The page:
The Working Waterfront

Island balances character with change

Comprehensive plan crucial step in moving forward

By Melanie Nash
Posted 2022-11-21
Last Modified 2022-11-21

Reflections is written by Island Fellows, recent college grads who do community service work on Maine islands and in coastal communities through the Island Institute, publisher of The Working Waterfront.

By Melanie Nash

I began my fellowship on Long Island a little over a year ago, at the beginning of September 2021. I have spent the past year watching the community here prepare for its future, largely due to my involvement in the Long Island Comprehensive Plan.

When I arrived on the island, my first task was to decipher the responses of the community survey and lead hot-topic forums for residents. Out of the feedback from the forums and the community survey, I worked on developing a data report that would shed light on islander priorities and help shape the content of the next plan.

The overall feeling from the survey data and community engagement was that people have a resounding desire to keep the island the unique and special place that attracted them here and keeps them coming back. Interestingly, this did not translate to “no change.” The overwhelming sentiment was that sustaining the character of the island that everyone knows and loves will require it to grow responsibly.

Sustaining the island way of life will take a tremendous amount of work and will require some carefully managed and thoughtful change.

There was acknowledgement that town government and residents have work to do. Sustaining the island way of life will take a tremendous amount of work and will require some carefully managed and thoughtful change.

After being on Long Island for the past year, the spirit of volunteerism stands out to me. People step up to work for the changes that they want to see in their community. Long Island relies on volunteers, some of whom receive small stipends from the town government, to do everything from governing the town to running committees like finance, planning, and the school board.

Melanie Nash
Melanie Nash

The town’s emergency services and wellness council and all community organizations that we depend upon for social engagement like the library, historical society, and civic association are all volunteer-run. This spirit of engagement and responsibility to the community you live in strikes me every time I set out on another fellowship work goal, and every time I attend a community event or am able to take advantage of town resources.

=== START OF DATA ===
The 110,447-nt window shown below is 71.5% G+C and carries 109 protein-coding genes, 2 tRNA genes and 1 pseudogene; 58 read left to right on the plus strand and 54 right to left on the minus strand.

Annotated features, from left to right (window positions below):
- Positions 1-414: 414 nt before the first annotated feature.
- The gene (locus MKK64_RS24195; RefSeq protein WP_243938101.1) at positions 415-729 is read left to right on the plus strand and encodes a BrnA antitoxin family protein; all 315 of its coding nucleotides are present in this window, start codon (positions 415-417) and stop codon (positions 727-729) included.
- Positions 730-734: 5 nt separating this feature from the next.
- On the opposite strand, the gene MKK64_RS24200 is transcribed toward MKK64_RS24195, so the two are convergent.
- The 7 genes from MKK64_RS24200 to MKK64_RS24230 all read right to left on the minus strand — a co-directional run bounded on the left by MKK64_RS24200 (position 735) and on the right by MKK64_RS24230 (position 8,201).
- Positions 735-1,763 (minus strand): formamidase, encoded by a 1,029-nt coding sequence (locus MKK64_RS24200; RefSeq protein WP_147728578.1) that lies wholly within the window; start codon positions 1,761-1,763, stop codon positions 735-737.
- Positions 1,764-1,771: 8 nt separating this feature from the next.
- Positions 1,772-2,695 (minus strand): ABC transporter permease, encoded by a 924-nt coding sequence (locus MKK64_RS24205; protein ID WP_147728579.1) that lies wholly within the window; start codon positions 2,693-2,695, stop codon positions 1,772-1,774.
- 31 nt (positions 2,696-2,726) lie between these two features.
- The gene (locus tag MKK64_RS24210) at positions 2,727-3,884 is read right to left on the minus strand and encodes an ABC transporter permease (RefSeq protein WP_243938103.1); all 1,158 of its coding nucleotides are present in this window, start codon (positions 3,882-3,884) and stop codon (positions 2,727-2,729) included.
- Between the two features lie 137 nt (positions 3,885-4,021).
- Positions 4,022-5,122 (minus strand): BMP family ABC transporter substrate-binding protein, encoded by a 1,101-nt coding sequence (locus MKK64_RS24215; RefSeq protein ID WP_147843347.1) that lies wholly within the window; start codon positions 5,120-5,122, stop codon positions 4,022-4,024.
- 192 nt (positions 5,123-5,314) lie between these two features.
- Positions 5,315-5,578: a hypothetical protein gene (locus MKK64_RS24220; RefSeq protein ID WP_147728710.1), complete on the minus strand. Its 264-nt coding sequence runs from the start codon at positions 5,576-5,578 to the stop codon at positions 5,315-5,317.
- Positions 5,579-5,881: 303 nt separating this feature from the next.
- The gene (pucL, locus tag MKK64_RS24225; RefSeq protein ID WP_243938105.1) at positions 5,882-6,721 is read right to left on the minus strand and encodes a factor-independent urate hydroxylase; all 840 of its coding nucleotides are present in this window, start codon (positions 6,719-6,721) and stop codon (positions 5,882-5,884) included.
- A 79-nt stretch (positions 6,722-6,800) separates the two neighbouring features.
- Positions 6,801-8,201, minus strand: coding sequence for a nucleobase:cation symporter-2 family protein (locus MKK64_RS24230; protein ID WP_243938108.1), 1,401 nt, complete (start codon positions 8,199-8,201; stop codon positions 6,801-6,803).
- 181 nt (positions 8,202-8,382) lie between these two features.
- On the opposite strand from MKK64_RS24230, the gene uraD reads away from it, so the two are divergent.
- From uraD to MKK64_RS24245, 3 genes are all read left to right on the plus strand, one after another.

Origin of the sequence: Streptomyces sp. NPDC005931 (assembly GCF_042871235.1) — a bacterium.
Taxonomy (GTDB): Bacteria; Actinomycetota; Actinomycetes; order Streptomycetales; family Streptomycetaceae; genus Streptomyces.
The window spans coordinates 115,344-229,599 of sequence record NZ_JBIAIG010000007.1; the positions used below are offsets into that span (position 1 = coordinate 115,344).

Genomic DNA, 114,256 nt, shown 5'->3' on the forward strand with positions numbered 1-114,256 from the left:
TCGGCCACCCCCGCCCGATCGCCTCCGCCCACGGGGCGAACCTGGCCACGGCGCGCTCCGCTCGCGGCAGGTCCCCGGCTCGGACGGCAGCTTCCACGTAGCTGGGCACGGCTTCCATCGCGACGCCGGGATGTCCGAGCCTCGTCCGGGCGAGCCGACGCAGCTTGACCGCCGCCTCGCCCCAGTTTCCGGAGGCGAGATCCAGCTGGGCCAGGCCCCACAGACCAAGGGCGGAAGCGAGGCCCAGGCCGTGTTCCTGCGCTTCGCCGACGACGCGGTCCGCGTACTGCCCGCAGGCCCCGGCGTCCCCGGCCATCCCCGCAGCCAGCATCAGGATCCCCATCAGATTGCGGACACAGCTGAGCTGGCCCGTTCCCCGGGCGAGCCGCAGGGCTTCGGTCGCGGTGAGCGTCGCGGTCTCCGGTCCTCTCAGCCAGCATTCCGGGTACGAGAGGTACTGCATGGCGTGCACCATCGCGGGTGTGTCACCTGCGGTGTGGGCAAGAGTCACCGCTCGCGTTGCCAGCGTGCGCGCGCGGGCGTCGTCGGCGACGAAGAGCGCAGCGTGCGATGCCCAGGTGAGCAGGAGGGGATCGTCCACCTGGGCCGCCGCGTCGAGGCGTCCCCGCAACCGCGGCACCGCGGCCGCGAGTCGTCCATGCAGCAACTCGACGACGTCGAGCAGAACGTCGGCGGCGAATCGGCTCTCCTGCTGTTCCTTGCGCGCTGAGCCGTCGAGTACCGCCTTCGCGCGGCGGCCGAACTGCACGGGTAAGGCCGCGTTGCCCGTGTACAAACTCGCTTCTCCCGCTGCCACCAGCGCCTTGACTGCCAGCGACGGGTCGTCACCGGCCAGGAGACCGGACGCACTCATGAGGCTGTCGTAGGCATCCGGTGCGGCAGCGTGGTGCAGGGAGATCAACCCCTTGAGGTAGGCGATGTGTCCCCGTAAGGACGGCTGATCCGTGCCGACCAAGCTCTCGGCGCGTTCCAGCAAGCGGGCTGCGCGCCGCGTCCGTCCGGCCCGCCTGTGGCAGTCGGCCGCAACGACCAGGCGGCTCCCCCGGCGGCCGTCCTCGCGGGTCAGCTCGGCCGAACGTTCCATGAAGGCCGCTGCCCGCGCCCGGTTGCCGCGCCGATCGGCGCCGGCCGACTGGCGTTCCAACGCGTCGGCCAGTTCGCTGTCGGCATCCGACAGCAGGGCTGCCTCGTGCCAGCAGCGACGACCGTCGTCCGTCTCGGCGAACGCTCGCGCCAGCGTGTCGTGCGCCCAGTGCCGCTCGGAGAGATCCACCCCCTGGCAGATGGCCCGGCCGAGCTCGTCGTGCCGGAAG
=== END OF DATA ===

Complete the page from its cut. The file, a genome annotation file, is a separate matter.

Over the past year, my work has shifted. The comprehensive plan passed unanimously at town meeting in May, and was officially submitted to the state at the end of the summer. The next step is to figure out the best ways to implement its recommendations and goals, many of which are already begun.

A groundwater quality committee was started last fall as the concerns about our water supply rose to the top of discussions in public forums. Long Island participated in the first steps of the resilience training program with the Gulf of Maine Research Institute and the Island Institute, starting to plan for climate impacts such as sea level rise. Broadband internet, the top strategic concern according to the 2021 community survey results, was installed on the island in spring and summer 2022.

There is so much good work happening and so much good work to come. One question in the community survey was “What is your greatest hope for the future of Long Island?” But responses also included “work,” “change,” and “build.”

The community is determined to have the island keep its character and its way of life while still allowing for planned growth, and I am grateful to be involved at such a transformative time. Last year, I got to work with the community to plan for its future. This year, I will be able to support and work with those who are already making change and planning for the future.

Melanie Nash works with the town of Long Island on a new 10-year comprehensive plan. She grew up splitting her time between Connecticut and the Pemaquid Peninsula. After graduating from Clark University with a degree in human environmental geography, she earned a master’s degree in marine affairs at the University of Rhode Island.